14 March 2017
Today I completed the paper edit of the first videos recorded on memory card. The initial seven are footage from the demo camera. The rest are from the camera I bought in January. Once again, after a long interval, there are garage moth videos as opposed to the videos of moths filmed intermittently at night. I have 25 videos in the pipeline and over two hours of material from the second memory card for Steve to download, which should yield several more.
7 March 2017
I returned to Eagles Nest this morning to really get to grips with a magical subject I chanced upon yesterday afternoon, when I popped in to see the owners who are good friends of mine. I noticed that an abandoned potter wasp nest showed signs of being refurbished, so I went to get my camera and filmed the new work. The wasp duly appeared and eventually entered the nest, remaining there for a long time before emerging. I thought I noticed a second wasp.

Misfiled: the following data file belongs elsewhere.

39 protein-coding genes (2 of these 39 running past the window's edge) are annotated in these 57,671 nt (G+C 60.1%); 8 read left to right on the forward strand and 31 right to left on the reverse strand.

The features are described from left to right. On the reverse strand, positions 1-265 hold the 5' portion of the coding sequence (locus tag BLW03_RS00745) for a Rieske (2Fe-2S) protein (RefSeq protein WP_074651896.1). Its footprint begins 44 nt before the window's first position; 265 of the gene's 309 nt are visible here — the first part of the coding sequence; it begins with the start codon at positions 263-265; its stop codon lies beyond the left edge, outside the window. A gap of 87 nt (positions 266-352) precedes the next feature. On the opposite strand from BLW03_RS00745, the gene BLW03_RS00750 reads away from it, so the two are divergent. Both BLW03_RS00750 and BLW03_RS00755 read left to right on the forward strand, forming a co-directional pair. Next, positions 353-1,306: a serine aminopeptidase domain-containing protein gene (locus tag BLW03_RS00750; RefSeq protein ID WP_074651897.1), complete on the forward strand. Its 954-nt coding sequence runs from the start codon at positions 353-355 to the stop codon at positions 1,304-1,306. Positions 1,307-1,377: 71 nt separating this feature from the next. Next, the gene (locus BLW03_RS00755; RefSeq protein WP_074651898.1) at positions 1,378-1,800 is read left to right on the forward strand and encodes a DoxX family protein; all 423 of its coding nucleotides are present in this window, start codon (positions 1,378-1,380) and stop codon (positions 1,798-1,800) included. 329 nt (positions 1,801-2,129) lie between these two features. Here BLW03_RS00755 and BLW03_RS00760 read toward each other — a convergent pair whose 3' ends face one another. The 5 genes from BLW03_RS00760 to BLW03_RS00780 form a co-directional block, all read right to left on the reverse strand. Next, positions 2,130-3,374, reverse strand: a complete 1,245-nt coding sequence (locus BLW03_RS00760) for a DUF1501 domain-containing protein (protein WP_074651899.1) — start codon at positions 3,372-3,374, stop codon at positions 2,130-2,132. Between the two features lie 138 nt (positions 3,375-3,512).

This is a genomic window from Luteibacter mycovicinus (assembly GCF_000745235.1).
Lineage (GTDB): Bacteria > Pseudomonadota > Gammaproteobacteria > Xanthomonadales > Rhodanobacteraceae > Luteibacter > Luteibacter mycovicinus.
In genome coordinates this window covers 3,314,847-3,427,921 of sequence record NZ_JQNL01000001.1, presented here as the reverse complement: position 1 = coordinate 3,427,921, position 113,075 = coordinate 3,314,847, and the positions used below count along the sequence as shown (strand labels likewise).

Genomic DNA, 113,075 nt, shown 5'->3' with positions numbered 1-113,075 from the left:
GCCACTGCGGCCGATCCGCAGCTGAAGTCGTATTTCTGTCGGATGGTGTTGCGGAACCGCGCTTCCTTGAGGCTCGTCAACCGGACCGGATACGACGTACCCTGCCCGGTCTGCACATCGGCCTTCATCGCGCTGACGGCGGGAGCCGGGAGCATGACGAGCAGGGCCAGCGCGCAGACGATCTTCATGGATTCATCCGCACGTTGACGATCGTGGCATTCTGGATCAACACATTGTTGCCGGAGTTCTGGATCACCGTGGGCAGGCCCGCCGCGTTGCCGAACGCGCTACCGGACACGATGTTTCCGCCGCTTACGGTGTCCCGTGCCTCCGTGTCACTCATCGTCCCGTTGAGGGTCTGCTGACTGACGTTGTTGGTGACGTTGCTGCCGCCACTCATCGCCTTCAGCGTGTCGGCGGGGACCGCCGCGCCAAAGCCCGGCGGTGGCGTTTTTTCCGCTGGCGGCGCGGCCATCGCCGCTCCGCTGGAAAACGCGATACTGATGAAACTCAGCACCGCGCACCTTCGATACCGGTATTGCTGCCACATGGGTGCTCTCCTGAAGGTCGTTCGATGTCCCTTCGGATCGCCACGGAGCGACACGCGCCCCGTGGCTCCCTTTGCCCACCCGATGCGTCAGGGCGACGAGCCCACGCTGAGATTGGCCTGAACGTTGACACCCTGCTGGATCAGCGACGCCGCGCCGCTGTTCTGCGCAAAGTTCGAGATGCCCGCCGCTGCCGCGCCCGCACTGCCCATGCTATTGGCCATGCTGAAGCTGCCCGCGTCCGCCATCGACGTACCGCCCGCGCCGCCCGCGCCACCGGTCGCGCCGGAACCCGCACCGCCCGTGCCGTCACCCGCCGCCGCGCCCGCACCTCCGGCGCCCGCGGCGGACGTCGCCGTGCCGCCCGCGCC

Carefully positioning the camera to avoid the flight path, while getting a good view of the building site, I was rewarded by repeated visits of indeed two wasps. One continued to spend time in the nest. The other wasp flew in to work on the nest, but was chased away by the wasp which had been inside. For a reason not apparent, rubbing their abdomens with their hind legs was one of the wasps’ activities at the nest.
The glory of this event is that I first filmed the live nest in March 2010, attended by a single wasp. In October 2014 I filmed the decayed nest, revealing numbers of exposed cells. Two of them are still to be covered over. Nearly seven years later to the day, the nest is live again. Viewing the footage I now have doubts over the identification of the original wasp which is the same species as today’s wasps. I shall have to send the frame of it to an expert to find out whether it is Abispa ephippium or Abispa splendida. I find it hard to comprehend how an insect can construct such an intricate and durable structure.
PS 8 March: This morning there were as many as three wasps and plenty of conflict, though there may also have been co-operation. A new entrance in a completely different position had been fashioned overnight. There was no trace of the old entrance, which dated from the original construction.